Thus looking at numbers up to 10, starting with 2, as prime this represents 1 factor; 3 also as prime represents 1 factor; 4 then as the first composite number represent 2 factors; 5 as prime then represents again 1 factor; 6 as composite now represents 3 factors,; 7 as prime represents 1; 8 as composite represents 3; 9 as composite represents 2 and 10 as composite represents 3.

The Riemann zeros represent the attempt to harmonise both the quantitative and qualitative aspects of the number system i.e. with respect to the unitary nature of factors associated with the primes and the multiple nature of factors associated with the composite natural numbers.   

Now just like the recognition that left and right turns can interchange with each other in paradoxical fashion at a crossroads (depending on the reference frame N or S from which the crossroads is approached), likewise the recognition of the true paradoxical nature of the Riemann zeros (in holistic terms) is derived from the ability to simultaneously view number with respect to both its quantitative and qualitative aspects (i.e. in Type 1 and Type 2 terms). 

Thus aspects clearly separated with respect to number in an analytic manner (as distinct) are yet seen from a holistic perspective to approach mutual identity (in a dynamic interactive manner).

Therefore in proper analytic terms, the aspect of number as representing the base is clearly separated from the corresponding aspect representing the dimensional aspect of number.  Because of the gross reductionism of conventional mathematical interpretation, this however is not attempted (with both aspects confused with each other). However I have demonstrated proper separation is achieved through defining both the Type 1 and Type 2 aspects of the number system! 

However in holistic terms, both of these aspects are then seen as identical with each other - or more accurately as approaching perfect identity with each other - in a dynamic interactive manner.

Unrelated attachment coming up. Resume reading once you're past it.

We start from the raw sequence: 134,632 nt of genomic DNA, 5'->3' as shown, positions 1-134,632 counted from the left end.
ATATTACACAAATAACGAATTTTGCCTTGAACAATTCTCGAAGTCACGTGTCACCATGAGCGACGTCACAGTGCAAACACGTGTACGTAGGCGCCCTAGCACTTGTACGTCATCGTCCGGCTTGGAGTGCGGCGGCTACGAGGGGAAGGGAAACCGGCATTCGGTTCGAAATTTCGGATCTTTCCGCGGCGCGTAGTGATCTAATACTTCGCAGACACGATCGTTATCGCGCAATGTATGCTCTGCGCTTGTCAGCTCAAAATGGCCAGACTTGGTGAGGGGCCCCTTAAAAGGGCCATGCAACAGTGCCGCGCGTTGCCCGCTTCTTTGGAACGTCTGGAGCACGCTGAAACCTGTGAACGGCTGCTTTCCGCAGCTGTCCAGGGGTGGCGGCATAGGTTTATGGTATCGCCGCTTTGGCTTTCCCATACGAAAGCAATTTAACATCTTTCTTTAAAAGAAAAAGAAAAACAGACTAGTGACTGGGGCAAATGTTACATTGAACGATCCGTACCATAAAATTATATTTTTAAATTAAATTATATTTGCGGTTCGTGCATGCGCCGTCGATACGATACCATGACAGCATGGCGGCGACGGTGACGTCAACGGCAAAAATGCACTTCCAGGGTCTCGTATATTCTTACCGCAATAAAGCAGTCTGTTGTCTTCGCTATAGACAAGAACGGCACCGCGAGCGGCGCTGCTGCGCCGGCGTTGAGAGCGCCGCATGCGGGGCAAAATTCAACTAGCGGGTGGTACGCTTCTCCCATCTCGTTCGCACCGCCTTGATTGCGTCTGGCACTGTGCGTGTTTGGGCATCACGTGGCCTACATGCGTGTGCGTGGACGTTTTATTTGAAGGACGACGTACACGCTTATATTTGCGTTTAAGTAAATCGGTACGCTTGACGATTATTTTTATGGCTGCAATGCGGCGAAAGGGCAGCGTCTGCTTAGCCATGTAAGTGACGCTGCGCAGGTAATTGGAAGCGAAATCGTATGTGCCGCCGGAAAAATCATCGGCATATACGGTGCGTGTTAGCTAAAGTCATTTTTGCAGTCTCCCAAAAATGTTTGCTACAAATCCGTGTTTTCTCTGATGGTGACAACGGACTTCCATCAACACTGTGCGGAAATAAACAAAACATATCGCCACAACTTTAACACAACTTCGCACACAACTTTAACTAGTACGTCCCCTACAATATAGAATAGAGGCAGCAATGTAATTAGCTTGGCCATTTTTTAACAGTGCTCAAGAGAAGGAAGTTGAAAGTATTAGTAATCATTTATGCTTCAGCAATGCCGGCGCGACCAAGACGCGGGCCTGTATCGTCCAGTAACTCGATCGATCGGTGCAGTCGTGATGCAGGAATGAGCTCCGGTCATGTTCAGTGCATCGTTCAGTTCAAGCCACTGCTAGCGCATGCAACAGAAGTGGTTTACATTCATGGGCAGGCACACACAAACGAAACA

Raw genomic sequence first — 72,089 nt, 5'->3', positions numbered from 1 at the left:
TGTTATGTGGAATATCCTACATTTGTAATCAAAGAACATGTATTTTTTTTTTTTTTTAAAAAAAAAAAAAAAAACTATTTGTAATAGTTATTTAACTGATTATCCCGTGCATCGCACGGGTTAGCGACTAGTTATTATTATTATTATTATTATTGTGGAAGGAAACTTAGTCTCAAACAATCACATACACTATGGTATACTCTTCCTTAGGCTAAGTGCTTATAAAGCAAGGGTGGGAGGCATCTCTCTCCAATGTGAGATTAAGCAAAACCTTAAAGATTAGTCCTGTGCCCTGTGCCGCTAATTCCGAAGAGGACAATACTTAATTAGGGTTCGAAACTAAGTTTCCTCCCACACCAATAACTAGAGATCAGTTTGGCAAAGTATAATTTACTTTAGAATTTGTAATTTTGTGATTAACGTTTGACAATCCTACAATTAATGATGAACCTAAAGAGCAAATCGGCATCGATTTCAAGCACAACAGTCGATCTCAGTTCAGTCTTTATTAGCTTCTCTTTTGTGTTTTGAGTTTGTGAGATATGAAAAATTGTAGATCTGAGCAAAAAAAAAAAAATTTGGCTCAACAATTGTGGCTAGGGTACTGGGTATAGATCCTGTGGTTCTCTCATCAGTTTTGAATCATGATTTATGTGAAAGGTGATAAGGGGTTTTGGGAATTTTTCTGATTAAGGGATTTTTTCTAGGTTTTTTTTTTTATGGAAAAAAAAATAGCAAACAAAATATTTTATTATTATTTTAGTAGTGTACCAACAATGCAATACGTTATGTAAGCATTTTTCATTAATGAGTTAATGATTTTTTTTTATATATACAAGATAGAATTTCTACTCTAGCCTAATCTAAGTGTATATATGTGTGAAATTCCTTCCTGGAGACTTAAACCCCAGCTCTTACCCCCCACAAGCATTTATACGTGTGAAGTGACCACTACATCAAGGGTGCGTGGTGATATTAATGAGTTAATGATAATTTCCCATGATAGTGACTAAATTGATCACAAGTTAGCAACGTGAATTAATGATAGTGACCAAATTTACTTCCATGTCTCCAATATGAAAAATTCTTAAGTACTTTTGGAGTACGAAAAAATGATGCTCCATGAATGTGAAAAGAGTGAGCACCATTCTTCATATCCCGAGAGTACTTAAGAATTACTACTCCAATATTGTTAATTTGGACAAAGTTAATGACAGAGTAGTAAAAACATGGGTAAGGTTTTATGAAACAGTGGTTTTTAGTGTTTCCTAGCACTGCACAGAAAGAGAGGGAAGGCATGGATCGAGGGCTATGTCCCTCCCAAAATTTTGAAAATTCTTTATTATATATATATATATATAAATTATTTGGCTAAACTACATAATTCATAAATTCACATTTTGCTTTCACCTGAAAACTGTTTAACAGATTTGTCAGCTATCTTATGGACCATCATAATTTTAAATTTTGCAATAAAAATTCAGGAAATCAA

Thus from this perspective, each Riemann zero represents a point (on the imaginary number line) where the Type 1 and Type 2 aspects of the number system approach identity.

Again. in analytic terms, the notion of primes and natural numbers are clearly separated.

So in conventional (Type 1) terms the (composite) natural numbers clearly depend for their quantitative identity on the primes (as fundamental "building blocks"). However in unrecognised (Type 2) terms, the primes (and unique combinations of primes) obtain their qualitative identity through their relationship with the (composite) natural numbers as factors.

So from this perspective, the Riemann zeros holistically represent the points on the imaginary line where both their quantitative and qualitative aspects approach dynamic identity.

Also in analytic terms, addition and multiplication are clearly separated through the Type 1 and Type 2 aspects of the number system (where multiplication with respect to the Type 1 represents addition with respect to the Type 2 aspect and multiplication with respect to the Type 2, addition with respect to the Type 1 aspect  respectively.  

From this perspective, the Riemann zeros holistically represent the points on the imaginary number line, where both addition and multiplication approach a common identity.